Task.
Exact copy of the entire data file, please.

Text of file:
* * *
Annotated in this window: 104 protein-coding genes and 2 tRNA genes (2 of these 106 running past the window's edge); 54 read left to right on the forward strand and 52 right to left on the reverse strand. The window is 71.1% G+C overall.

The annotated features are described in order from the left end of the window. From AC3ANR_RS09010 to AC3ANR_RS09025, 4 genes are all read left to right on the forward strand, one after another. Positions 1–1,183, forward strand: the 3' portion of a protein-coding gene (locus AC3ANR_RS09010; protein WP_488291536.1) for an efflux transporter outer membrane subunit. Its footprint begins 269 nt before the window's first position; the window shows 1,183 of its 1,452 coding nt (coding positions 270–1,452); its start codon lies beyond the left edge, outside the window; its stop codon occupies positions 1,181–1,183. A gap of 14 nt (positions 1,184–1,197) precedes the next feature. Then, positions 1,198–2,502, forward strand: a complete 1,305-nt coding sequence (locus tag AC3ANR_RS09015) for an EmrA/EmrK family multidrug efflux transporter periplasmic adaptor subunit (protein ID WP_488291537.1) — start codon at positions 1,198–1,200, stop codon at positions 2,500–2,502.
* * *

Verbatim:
Annotated in this window: 104 protein-coding genes and 2 tRNA genes (2 of these 106 running past the window's edge); 54 read left to right on the forward strand and 52 right to left on the reverse strand. The window is 71.1% G+C overall.

The annotated features are described in order from the left end of the window. From AC3ANR_RS09010 to AC3ANR_RS09025, 4 genes are all read left to right on the forward strand, one after another. Positions 1–1,183, forward strand: the 3' portion of a protein-coding gene (locus AC3ANR_RS09010; protein WP_488291536.1) for an efflux transporter outer membrane subunit. Its footprint begins 269 nt before the window's first position; the window shows 1,183 of its 1,452 coding nt (coding positions 270–1,452); its start codon lies beyond the left edge, outside the window; its stop codon occupies positions 1,181–1,183. A gap of 14 nt (positions 1,184–1,197) precedes the next feature. Then, positions 1,198–2,502, forward strand: a complete 1,305-nt coding sequence (locus tag AC3ANR_RS09015) for an EmrA/EmrK family multidrug efflux transporter periplasmic adaptor subunit (protein ID WP_488291537.1) — start codon at positions 1,198–1,200, stop codon at positions 2,500–2,502.